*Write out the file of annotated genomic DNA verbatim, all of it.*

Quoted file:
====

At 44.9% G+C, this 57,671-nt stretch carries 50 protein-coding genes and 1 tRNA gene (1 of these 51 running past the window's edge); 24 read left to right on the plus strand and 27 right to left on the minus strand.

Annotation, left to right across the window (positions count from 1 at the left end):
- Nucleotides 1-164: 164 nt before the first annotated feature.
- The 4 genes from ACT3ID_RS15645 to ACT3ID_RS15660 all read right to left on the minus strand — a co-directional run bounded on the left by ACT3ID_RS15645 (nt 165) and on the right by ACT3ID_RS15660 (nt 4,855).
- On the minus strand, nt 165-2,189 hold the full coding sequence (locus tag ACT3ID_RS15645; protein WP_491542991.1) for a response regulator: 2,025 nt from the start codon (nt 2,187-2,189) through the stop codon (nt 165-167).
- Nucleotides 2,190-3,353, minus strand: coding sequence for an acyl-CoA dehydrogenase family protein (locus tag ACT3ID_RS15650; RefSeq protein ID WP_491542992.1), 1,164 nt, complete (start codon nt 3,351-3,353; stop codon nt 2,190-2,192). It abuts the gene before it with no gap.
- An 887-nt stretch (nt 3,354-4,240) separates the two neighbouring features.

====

At 44.9% G+C, this 57,671-nt stretch carries 50 protein-coding genes and 1 tRNA gene (1 of these 51 running past the window's edge); 24 read left to right on the plus strand and 27 right to left on the minus strand.

Annotation, left to right across the window (positions count from 1 at the left end):
- Nucleotides 1-164: 164 nt before the first annotated feature.
- The 4 genes from ACT3ID_RS15645 to ACT3ID_RS15660 all read right to left on the minus strand — a co-directional run bounded on the left by ACT3ID_RS15645 (nt 165) and on the right by ACT3ID_RS15660 (nt 4,855).
- On the minus strand, nt 165-2,189 hold the full coding sequence (locus tag ACT3ID_RS15645; protein WP_491542991.1) for a response regulator: 2,025 nt from the start codon (nt 2,187-2,189) through the stop codon (nt 165-167).
- Nucleotides 2,190-3,353, minus strand: coding sequence for an acyl-CoA dehydrogenase family protein (locus tag ACT3ID_RS15650; RefSeq protein ID WP_491542992.1), 1,164 nt, complete (start codon nt 3,351-3,353; stop codon nt 2,190-2,192). It abuts the gene before it with no gap.
- An 887-nt stretch (nt 3,354-4,240) separates the two neighbouring features.